Monthly Archives: November 2011

auteur du jour: peggy ahwesh

Born: 1954 in Pittsburgh.
Currently a resident of: Brooklyn. (represent!)
Favorite themes: sexuality, language, vision, female experience/subjectivity, the manipulation of genre conventions
Style: found footage, Pixelvision, alternative narrative, documentary, digital animation
Most famous film (arbitrary): The Color of Love (1994) for appropriating graphic material in the service of approaching the beauty and sensuality of the medium as inherently haptic.
Films by her that I have seen: From Romance to Ritual (1985), Martina’s Playhouse (1989), The Deadman (with Keith Sanborn, 1990), Nocturne (1998), She Puppet (2001), The Third Body (2007), Beirut Outtakes (2007), Bethlehem (2009)   //  [check out her full filmography here.]
My favorite: Nocturne (1998), for breathtaking reverse sound and motion, complicated explorations of female desire, and requisite dreams within dreams.

Ubuweb calls her a “true bricoleur…her tools include narrative and documentary styles, improvised performance and scripted dialogue, synch-sound film, found footage, digital animation, and crude Pixelvision video. Using this range of approaches, she has extended the project initiated by 1960s and ’70s American avant-garde film, and has augmented that tradition with an investigation of cultural identity and the role of the subject.”  Her work spans myriad experimental media, and has evolved into the digital age in ways that challenge new technology while still engaging with theory, language, and vision as bravely as ever.

Language and cinema have had a long and complicated relationship.  (Not unlike that of language and philosophy, language and queer/gender studies, language and… etc.)  Many film theorists have tried to speak of cinematic language, to conceive of film in linguistic metaphors (enter semiotics!), and many filmmakers have argued for cinema beyond language (Godard’s next film is going to be titled Adieu au Language, although admittedly this is a slightly different case), because it is a visual medium; it shouldn’t need words to express itself.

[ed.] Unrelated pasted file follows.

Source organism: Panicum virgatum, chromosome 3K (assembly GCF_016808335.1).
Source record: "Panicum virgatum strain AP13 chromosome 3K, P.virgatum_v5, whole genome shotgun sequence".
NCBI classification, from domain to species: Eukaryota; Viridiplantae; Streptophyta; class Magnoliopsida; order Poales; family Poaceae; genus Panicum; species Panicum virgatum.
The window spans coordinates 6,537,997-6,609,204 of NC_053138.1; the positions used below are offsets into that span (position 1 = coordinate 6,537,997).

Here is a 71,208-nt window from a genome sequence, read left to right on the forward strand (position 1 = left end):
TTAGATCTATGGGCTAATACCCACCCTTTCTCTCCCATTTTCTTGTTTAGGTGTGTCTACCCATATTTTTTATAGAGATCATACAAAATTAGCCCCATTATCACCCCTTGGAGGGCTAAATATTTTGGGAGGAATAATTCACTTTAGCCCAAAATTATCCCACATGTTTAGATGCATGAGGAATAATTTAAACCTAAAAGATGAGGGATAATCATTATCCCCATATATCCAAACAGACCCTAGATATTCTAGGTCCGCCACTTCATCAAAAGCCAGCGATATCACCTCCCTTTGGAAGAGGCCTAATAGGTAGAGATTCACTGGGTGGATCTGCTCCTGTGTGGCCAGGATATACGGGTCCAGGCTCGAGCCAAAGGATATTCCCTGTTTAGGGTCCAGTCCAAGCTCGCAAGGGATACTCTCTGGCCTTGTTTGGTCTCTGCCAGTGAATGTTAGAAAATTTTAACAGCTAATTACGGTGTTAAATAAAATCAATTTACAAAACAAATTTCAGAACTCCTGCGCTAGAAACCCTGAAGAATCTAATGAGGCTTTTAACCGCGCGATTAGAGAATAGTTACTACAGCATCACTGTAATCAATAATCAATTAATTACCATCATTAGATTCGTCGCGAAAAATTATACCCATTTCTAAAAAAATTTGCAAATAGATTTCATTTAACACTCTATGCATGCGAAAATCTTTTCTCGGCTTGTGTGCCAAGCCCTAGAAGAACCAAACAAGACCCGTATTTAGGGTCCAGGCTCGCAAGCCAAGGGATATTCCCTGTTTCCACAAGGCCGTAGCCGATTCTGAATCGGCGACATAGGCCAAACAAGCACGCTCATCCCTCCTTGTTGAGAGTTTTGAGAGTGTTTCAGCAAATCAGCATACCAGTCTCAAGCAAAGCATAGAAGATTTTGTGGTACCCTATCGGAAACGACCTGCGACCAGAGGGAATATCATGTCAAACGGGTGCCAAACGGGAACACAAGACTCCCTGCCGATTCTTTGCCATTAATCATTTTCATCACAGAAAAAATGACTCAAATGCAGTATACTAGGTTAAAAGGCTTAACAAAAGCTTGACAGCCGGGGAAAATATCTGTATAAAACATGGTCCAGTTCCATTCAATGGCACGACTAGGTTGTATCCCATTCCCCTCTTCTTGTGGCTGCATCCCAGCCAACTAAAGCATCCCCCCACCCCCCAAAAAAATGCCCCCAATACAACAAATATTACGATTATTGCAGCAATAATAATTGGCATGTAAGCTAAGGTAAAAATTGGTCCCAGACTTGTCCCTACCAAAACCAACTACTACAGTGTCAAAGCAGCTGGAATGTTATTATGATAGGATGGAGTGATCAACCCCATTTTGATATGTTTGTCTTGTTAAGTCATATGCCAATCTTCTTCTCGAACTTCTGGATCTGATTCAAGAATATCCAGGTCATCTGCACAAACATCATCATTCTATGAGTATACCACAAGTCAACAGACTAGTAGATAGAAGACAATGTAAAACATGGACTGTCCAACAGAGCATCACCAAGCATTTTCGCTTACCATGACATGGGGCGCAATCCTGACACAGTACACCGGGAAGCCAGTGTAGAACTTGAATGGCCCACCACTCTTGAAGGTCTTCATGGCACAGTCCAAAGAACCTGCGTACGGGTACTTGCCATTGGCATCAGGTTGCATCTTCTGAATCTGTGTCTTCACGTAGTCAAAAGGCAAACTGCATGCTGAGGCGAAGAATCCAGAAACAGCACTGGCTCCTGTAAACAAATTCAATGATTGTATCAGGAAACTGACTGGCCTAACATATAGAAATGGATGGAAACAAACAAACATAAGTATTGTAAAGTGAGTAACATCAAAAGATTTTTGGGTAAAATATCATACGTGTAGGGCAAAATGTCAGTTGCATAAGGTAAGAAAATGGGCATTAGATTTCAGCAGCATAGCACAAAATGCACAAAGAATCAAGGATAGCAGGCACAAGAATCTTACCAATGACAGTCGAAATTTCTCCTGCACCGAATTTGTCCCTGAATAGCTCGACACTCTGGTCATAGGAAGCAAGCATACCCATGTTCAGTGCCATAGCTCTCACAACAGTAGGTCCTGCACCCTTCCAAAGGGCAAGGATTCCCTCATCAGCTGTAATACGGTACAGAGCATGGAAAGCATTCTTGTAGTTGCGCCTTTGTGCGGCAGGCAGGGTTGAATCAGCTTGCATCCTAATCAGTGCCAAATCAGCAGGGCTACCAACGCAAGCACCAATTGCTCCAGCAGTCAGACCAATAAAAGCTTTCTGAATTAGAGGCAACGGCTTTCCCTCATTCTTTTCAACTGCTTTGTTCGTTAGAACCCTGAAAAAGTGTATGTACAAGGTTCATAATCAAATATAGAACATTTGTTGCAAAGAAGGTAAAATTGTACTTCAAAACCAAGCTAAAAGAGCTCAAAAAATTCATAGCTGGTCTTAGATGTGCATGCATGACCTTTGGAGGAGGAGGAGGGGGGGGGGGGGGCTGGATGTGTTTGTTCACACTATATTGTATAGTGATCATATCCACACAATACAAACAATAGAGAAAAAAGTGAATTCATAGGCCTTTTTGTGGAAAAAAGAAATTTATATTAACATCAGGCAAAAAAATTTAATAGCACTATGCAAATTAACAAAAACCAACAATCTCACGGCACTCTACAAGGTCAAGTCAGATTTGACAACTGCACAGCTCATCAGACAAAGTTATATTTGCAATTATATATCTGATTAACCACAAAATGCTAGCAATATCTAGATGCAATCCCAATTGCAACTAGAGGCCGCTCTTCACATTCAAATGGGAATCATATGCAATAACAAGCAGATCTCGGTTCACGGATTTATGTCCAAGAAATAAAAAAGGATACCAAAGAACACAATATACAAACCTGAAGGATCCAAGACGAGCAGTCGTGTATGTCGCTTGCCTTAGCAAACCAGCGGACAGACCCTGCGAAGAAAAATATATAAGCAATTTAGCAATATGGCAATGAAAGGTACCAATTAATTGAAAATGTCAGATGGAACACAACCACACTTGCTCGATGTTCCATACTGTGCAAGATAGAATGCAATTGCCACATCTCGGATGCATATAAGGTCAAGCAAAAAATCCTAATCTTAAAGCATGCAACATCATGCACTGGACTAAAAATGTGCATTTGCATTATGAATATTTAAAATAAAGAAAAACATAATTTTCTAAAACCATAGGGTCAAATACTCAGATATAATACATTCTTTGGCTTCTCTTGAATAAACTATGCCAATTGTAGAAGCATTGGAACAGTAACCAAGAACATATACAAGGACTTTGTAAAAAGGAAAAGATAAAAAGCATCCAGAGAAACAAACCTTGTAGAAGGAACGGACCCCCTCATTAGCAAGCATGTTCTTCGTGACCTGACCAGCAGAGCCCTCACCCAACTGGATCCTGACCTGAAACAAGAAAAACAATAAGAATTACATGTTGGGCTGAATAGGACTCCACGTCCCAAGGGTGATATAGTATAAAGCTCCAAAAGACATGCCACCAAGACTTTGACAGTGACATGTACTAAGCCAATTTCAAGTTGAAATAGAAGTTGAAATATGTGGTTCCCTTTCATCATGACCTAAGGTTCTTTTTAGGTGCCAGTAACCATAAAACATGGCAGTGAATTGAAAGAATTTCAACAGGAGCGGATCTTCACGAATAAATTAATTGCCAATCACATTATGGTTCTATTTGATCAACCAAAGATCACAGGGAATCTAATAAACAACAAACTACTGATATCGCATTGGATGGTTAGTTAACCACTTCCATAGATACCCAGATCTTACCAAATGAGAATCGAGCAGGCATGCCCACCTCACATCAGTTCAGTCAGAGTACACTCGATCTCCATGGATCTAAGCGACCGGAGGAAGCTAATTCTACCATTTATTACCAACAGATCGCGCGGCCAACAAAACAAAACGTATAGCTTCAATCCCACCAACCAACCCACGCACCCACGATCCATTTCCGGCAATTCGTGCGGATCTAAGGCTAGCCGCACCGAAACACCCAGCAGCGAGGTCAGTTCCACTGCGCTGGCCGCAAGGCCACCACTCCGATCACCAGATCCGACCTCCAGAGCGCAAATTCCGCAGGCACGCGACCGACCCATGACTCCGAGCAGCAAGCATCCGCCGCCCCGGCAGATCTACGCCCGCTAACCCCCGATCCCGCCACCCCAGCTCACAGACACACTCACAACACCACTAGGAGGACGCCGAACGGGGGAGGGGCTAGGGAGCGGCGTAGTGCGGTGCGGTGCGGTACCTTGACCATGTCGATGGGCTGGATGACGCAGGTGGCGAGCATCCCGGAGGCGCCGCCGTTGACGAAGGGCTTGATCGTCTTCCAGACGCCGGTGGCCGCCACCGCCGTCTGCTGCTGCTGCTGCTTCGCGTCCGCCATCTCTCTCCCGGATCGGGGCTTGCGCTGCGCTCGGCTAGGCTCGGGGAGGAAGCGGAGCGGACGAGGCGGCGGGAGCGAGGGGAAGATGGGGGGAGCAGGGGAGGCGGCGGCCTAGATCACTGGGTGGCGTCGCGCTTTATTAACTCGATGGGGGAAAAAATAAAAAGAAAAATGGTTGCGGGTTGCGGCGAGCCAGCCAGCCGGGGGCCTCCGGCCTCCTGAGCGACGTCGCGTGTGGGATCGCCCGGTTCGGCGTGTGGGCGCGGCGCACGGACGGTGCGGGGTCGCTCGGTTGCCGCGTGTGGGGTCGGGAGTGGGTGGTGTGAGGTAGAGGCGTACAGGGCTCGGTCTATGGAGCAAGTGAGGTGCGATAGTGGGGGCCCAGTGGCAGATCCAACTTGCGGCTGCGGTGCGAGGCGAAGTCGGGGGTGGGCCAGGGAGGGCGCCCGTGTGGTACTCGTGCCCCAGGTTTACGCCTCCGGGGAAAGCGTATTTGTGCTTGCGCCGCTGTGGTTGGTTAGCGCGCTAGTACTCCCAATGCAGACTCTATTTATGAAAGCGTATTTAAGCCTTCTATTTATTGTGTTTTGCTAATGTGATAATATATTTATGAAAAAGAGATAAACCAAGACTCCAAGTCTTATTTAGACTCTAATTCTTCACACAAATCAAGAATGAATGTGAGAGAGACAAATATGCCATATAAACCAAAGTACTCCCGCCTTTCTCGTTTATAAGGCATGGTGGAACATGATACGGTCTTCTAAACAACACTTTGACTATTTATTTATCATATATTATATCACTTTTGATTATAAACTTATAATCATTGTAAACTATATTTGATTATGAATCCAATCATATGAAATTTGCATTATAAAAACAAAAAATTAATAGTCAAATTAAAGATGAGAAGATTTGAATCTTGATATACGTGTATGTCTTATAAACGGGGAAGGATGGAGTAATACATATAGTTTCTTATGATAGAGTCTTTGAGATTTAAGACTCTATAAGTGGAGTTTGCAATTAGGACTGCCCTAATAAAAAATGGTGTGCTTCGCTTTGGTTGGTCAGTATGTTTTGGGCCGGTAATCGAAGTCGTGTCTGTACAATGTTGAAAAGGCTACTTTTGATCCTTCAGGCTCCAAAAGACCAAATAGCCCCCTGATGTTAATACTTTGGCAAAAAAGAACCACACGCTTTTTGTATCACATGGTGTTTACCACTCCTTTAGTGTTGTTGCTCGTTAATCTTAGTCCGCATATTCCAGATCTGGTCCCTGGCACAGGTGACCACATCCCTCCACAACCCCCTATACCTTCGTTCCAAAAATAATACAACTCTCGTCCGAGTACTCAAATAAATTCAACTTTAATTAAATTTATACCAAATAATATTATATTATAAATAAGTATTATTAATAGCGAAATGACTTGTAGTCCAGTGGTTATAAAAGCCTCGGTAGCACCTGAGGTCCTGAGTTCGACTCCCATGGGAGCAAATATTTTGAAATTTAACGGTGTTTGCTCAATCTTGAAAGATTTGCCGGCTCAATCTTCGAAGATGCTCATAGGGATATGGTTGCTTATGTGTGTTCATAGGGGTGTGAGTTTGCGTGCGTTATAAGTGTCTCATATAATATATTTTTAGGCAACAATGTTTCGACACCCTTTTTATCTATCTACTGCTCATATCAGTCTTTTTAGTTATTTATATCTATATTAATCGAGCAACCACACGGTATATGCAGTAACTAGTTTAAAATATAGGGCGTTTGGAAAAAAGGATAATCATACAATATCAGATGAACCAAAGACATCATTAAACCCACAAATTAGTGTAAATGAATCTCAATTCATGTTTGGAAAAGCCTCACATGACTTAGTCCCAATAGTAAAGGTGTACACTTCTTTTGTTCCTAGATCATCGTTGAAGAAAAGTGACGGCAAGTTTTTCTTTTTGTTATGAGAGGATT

So what makes the work of Peggy Ahwesh so fascinating is her total embrace of language: she frequently uses voice-over of herself or collaborators reading aloud from texts, theory and fiction and poetry, or includes reading and quotation within the diegesis of her films.  Hers is a cinema of allusion, appropriation, of dialogue, but where the practice of “folding language into, or asking it to hover above, the image is predicated on an understanding of the shortcomings of language itself”(Senses of Cinema).

She began her career on Super-8, drawn to the artisanal and home-made feel of the medium as a means for exploring both language and looking.  One of her earliest films, From Romance to Ritual (1985), invokes and inverts the title of the 1920 book by Jessie L. Weston as it, like the book, draws connections between pagan history and ritual and mythology, though Ahwesh’s myths are not those of not King Arthur but the (modern) woman.  Such titular references are common throughout her body of work, including one drawn from classic Marquis de Sade, Philosophy in the Bedroom (1987), which I have as yet been frustrated in finding a means of seeing (if anyone has a copy lying about, drop me a line!).

Martina tells a story to the camera in Martina's Playhouse.